It is evident that many geometrical arrangements of the components are possible, as shown in FIGS. 2, 3, 5, 7 and l3. In general, higher speeds of switching from the colorless to the colored EC state are attained by utilizing the most conductive glass 2 and maintaining the smallest separation between the counter-electrode 4 and the EC film 1.

To enhance contrast between the colored and uncolored states a pigment may be added to the electrolyte-separator 3. White TiO pigment is suitable. An

especially striking contrast is achieved by employing a yellow titanate pigment such as Sun Yellow C.

To actuate devices of this type, voltages of from 0.5 to 1.5 are desirable, with the coloring mode attained by making the EC film negative. To bleach the colored state, the voltage is'reversed. The voltage from a mercury cell, 1.35 volts, is especially suitable.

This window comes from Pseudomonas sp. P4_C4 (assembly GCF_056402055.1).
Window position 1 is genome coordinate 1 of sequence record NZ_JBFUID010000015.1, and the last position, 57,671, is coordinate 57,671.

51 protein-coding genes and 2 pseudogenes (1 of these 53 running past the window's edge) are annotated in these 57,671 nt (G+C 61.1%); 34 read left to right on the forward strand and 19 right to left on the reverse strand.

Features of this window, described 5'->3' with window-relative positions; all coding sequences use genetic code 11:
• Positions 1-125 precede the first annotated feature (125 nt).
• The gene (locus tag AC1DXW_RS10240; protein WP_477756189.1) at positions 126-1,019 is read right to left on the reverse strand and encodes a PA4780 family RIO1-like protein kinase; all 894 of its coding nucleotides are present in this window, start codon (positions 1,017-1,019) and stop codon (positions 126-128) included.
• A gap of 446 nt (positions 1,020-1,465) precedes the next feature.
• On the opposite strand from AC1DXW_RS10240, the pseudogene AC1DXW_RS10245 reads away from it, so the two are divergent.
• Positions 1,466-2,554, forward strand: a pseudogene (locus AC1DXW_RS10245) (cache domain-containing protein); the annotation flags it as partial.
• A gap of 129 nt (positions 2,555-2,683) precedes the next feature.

The actuating voltage need only be applied long enough to pass through the device from m 30 millicoulombs per cm of EC film area. Such currentpassage will produce a deep blue color, with a reflectance for white light in the 5-20 percent range.

More complex information displays are made up by use of multiple components. For example, as shown in FIG. 2, an analog display of time, such as might be desirable for an electronic wrist watch 5, can be accomplished by utilizing an array of EC dots 6 or bars'7 to delineate the minutes and hours. Each EC element is separately connected to the circuitry via conducting paths etched in the conductive glass, the EC elements themselves having been deposited in register through a mask. The electrolyte-separator and counter-electrode elements are as in FIG. 1 and may be paried with corre sponding EC elements or with appropriate design, they may be common to all EC elements.